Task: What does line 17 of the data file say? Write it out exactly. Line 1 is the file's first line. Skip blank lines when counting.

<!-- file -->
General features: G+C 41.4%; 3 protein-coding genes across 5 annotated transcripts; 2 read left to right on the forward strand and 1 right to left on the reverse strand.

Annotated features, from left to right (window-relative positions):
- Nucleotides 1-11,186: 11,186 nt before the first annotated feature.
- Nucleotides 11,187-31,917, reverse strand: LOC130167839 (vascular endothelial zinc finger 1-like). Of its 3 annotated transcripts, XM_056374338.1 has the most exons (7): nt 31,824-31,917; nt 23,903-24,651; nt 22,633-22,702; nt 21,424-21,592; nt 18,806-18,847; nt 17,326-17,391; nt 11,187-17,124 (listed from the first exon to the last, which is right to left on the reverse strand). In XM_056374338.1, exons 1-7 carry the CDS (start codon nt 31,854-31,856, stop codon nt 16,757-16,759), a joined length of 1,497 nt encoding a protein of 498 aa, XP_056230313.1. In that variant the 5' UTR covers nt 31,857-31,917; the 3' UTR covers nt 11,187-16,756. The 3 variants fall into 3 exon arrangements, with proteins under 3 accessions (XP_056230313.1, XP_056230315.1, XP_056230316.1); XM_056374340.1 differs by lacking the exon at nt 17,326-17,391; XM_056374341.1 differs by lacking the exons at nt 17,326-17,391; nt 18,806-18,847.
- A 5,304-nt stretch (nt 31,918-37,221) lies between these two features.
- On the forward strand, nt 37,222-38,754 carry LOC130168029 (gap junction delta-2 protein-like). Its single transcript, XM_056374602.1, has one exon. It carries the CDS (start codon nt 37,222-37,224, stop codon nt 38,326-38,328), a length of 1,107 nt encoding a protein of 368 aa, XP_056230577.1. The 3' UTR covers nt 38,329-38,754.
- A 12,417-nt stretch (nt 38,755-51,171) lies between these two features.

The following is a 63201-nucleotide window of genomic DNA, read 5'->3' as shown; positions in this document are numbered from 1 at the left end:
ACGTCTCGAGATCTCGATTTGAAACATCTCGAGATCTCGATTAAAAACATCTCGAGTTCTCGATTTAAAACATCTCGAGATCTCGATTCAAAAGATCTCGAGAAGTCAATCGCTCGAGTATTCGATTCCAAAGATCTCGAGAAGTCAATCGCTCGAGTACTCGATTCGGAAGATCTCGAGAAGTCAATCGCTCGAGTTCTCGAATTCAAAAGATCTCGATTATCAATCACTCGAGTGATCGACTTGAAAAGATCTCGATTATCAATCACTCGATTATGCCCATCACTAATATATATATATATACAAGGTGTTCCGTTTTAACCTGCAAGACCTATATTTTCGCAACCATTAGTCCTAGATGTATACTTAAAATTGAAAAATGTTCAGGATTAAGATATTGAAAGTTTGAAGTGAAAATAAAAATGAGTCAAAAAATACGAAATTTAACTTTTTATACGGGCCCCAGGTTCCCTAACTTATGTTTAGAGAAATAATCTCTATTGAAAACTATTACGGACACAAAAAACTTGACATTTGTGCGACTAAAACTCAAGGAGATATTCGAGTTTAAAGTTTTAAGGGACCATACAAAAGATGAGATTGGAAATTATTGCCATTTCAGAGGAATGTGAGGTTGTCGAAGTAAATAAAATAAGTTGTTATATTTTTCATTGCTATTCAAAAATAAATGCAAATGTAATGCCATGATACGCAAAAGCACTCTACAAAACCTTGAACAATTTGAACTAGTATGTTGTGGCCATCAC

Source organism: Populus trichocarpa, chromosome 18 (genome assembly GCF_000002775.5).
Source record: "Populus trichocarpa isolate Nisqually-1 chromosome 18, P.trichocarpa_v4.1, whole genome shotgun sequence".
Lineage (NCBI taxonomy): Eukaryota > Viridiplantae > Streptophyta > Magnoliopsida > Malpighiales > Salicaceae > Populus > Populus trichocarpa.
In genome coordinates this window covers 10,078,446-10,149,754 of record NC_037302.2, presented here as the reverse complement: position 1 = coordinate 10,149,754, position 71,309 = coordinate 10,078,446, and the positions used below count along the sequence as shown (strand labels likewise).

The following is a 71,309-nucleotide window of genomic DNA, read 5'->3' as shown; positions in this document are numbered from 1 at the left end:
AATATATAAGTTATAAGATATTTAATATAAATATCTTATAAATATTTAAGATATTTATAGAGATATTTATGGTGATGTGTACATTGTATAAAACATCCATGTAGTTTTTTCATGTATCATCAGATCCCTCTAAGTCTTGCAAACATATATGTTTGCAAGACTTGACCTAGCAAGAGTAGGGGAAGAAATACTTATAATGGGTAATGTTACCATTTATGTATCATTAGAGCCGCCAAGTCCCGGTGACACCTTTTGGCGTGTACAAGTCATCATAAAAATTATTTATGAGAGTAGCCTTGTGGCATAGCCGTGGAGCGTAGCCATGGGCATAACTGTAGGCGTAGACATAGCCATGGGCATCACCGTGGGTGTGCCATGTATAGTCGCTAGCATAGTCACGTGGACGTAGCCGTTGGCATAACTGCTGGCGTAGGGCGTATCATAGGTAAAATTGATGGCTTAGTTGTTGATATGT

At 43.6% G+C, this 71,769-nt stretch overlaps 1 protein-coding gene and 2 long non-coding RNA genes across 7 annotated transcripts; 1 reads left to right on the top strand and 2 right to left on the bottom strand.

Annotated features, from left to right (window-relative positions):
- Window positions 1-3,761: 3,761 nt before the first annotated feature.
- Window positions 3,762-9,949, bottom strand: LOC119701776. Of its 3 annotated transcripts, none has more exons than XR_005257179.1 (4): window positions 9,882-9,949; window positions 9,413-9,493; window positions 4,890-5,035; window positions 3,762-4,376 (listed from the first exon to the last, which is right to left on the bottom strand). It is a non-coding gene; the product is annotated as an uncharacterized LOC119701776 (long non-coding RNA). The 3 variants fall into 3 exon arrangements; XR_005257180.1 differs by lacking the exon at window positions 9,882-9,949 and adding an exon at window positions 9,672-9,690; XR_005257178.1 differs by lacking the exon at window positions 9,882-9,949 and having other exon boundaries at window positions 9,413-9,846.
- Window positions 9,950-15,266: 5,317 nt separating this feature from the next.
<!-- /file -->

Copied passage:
Annotated features, from left to right (window-relative positions):